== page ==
Last night I had the displeasure of attending a high-school graduation ceremony. Gotta say, it's been quite a while since I've endured such a perfect storm of pomp, empty platitudes, bad music, painfully contradictory life advice, and weak analogies. Still, I suppose it's worth putting up with to see one of your own move ahead into something new, much the same way Star Wars moved onto something greater with the release of it's first side-story film last December. How's that for a lousy analogy?
A common complaint against Rogue One was that the cast of characters were underdeveloped. I found it odd for people to point this out as if it were a new phenomenon within this franchise. Admittedly this particular film did have quite the sizable cast squeezed into one movie, which leaves the heavy lifting of further character development in the hands of expanded universe novels. Today we'll be taking a look at one such novel with author Greg Rucka's Guardians of the Whills.
Guardians is a very short, young adult novel focused on Chirrut Imwe and Baze Malbus. Formerly guardians of the Jedi temple in the holy city of Jedha, the pair now spend their days protecting their fellow citizens from the hardships of imperial occupation. However the two begin to question whether their efforts are honestly making life better for anyone, yet they lack the power to accomplish much else until a rebel fanatic named Saw Gerrera reaches out to them.
The story plays a fairly subtle game in regards to revealing it's true narrative. Early on I feared that it would meander like far too many of the books we've covered thus far. Thankfully once the primary conflict revealed itself, I found it'd been in place the whole time. Likewise the flow of events felt very natural, never too rushed or forced. For that reason alone I feel it's best to not reveal too much, as the steady flow of events really helps to push the book along, making for a fun read.
Author Greg Rucka has previously proven himself able to properly capture the voices of characters from the screen, his portrayal of Leia in Before the Awakening being the prime example. He puts that skill to great use here, especially when it comes to Chirrut. It's so easy to imagine the dialogue and mannerisms here being delivered by Donnie Yen that it's an absolute treat to read.
That strong use of character voice is all the more important when you consider that this is one of the most talkative books in the franchise so far. Like many young adult books, descriptions of environments are kept light and sparse, leaving those pages to be filled with back and forth bickering. It's good stuff too. The friendship between these two aging heroes feels natural and comfortable, like there's a truly immense shared history between them.
The universe building here is slight yet intriguing all the same. We don't get a ton of information on our leads pasts, leaving room I'm sure for another novel someday. What we do get however is a good look at their life shortly before joining Jyn Erso's mission in the film. Along with that slice of life are glimpses into daily activity in the holy city along with hints of the different religions that worship the force. Peppered throughout the book are various prayers and poems from these sects, including a Sith prayer of all things. I'm continually pleased to see that there's more to faith in this universe than those stuck-up Jedi.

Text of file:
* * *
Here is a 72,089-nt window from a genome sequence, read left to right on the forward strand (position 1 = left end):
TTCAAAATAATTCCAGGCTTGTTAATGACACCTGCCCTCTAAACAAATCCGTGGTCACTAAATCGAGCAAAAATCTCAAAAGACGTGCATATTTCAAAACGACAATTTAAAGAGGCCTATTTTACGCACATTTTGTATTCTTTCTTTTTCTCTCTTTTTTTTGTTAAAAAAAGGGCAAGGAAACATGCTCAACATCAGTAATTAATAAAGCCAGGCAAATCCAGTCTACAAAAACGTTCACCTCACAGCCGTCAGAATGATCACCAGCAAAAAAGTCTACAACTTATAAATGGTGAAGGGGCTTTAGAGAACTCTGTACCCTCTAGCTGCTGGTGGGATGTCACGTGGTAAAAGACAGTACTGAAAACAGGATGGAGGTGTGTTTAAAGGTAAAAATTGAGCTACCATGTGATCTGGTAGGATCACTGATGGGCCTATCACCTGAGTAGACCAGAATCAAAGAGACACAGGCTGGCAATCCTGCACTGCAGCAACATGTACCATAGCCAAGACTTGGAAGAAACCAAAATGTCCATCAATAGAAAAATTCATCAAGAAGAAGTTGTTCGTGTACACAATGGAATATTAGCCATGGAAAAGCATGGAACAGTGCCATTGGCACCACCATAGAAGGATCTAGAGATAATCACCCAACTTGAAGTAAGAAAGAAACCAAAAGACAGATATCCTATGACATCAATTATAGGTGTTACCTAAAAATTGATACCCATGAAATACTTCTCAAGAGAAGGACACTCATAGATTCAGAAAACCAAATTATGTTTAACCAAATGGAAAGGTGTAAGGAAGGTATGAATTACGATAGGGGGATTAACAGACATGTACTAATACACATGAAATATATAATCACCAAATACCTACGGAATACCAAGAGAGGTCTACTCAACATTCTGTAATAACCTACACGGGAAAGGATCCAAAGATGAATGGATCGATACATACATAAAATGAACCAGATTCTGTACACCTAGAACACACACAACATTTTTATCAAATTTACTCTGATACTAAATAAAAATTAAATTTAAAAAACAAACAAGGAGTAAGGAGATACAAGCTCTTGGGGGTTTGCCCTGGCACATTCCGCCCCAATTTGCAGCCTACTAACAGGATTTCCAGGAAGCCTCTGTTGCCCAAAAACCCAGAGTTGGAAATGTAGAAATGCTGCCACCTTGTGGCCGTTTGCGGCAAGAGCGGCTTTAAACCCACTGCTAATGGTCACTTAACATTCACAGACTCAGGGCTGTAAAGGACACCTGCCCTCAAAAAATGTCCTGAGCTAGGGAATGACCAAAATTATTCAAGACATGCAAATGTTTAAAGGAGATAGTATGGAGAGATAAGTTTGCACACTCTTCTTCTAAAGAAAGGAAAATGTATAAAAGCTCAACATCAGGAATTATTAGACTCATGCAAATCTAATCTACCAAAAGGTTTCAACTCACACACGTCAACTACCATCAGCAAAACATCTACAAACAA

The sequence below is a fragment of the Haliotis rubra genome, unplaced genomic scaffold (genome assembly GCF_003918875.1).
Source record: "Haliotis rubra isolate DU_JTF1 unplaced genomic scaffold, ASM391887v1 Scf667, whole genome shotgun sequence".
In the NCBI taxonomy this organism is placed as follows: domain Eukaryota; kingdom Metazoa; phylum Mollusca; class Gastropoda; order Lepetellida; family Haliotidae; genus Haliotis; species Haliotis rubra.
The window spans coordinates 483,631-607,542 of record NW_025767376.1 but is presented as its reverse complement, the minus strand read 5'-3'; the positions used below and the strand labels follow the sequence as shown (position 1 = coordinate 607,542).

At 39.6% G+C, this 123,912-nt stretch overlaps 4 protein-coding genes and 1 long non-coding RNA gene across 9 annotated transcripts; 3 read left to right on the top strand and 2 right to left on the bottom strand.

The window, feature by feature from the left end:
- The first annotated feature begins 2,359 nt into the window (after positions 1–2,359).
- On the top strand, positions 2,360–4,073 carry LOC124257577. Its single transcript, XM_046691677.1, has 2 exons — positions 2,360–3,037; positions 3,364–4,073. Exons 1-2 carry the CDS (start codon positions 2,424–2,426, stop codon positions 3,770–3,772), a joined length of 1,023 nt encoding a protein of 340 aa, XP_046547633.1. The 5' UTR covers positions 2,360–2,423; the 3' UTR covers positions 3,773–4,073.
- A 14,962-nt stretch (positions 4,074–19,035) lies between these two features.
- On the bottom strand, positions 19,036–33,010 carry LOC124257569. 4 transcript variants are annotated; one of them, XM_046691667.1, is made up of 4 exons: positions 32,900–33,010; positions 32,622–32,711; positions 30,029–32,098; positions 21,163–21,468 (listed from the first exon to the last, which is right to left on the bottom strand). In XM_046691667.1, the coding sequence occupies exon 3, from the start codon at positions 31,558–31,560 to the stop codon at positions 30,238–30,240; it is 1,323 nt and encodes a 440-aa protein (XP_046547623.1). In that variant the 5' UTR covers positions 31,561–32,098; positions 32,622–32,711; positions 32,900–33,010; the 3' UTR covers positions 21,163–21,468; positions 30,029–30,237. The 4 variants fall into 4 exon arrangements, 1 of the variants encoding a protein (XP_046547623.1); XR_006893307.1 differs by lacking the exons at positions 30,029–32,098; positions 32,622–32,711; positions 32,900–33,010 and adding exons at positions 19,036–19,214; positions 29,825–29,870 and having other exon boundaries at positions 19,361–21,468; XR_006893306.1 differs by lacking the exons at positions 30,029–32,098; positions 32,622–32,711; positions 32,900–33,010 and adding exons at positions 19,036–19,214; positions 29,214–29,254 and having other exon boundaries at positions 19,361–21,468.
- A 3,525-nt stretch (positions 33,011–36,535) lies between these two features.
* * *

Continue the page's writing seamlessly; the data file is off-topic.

Honestly, I'm having a tough time finding things to criticize here, as Guardians made for such a pleasant surprise. Possibly the biggest flaw is also one of it's largest strengths, which is how streamlined and simple it all is. Unlike Thrawn or Twilight Company, this one doesn't go off on large tangents that add little outside of a page count. At the same time, I would have liked a little more detail on different topics. Still, that's a difficult balance to strike and I think this one accomplished it better than most.
The absolute biggest compliment I can give this book is that it really does accomplish the mission of adding value to what we've seen these characters do on screen. The extra depth given to this friendship, and each individuals outlooks on faith and the universe make their big moments within the film all the more meaningful and compelling.
I'm gonna have to give Guardians of the Whills a huge recommendation. I actually took the opportunity to read this in one day, and all the way through I knew it was easily top five material. Frankly it was good enough that it's casting a shadow over the title I'm currently reading. Don't let it's small size or young adult banner get in the way of reading this one, as it is easily one of the most enjoyable entries in the new continuity
1. Lost Stars by Claudia Gray
2. New Dawn by John Jackson Miller
3. Bloodline by Claudia Gray
4. Guardians of the Whills by Greg Rucka
5. Ashoka by E.K. Johnston
6. Tarkin by James Luceno
7. Thrawn by Timothy Zahn
8. Battlefont Twilight Company by Alexander Freed
9. Moving Target by Cecil Castelluci and Jason Fry
10. Before the Awakening by Greg Rucka
11. Smuggler's Run by Greg Rucka
12. Heir to the Jedi by Kevin Hearne
13.Aftermath by Chuck Wendig
14.The Weapon of a Jedi by Jason Fry
Before I head out, got a few small announcements to make. There will be some new types of articles and changes to some long standing features coming this month. Recently I've felt like I'm finally getting on top of things so June is going to mark the point of kicking this year in the ass. So stay tuned for some new goodies, along with some work for another site, and of course more Star Wars and lackluster analogies.